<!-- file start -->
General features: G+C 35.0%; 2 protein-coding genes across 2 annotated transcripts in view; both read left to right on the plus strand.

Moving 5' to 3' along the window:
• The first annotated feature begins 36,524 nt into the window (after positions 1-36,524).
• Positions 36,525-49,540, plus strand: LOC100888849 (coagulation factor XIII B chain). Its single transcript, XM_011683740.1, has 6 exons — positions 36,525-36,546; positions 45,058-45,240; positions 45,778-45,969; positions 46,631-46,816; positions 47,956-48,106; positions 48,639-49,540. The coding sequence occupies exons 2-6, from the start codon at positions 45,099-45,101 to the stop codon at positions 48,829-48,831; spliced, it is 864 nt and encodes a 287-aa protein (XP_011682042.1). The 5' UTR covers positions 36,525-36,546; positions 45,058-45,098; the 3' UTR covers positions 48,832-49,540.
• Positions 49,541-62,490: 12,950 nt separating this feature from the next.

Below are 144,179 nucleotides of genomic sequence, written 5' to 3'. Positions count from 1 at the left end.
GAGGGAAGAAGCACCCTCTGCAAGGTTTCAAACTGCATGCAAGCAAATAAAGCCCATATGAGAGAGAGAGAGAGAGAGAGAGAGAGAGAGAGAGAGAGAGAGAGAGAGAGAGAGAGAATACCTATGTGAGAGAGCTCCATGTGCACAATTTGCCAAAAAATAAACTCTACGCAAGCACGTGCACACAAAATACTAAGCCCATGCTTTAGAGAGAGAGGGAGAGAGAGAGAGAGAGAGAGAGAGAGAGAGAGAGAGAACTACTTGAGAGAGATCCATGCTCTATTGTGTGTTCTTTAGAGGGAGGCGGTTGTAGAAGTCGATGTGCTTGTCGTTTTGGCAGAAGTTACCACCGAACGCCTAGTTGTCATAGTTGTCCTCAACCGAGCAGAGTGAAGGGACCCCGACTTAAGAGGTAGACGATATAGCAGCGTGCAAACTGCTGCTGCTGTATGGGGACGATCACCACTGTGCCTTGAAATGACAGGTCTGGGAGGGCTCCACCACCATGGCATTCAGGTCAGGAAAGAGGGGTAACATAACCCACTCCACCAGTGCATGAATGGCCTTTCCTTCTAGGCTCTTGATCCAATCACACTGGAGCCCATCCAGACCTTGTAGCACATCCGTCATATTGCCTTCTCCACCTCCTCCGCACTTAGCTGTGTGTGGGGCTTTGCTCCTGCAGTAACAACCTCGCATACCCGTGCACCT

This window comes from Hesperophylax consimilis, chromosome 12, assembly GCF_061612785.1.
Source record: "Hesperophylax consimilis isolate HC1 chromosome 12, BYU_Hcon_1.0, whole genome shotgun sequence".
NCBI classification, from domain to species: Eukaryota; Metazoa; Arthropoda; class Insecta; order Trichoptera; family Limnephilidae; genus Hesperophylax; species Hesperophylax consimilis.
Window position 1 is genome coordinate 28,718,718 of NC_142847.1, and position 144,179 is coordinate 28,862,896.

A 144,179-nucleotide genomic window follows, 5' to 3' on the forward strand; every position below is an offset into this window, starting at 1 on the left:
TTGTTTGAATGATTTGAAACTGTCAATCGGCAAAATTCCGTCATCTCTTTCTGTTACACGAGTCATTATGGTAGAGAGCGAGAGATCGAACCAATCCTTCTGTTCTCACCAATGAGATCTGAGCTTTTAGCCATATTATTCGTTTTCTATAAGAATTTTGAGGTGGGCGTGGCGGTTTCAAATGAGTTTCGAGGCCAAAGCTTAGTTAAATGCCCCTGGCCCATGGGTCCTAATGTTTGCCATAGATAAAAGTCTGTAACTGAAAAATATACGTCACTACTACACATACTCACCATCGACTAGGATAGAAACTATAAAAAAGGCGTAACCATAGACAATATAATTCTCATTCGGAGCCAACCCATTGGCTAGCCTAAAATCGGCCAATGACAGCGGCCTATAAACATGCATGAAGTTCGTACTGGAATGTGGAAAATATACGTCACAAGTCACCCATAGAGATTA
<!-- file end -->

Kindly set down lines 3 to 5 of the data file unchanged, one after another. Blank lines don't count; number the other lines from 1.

• The first annotated feature begins 36,524 nt into the window (after positions 1-36,524).
• Positions 36,525-49,540, plus strand: LOC100888849 (coagulation factor XIII B chain). Its single transcript, XM_011683740.1, has 6 exons — positions 36,525-36,546; positions 45,058-45,240; positions 45,778-45,969; positions 46,631-46,816; positions 47,956-48,106; positions 48,639-49,540. The coding sequence occupies exons 2-6, from the start codon at positions 45,099-45,101 to the stop codon at positions 48,829-48,831; spliced, it is 864 nt and encodes a 287-aa protein (XP_011682042.1). The 5' UTR covers positions 36,525-36,546; positions 45,058-45,098; the 3' UTR covers positions 48,832-49,540.
• Positions 49,541-62,490: 12,950 nt separating this feature from the next.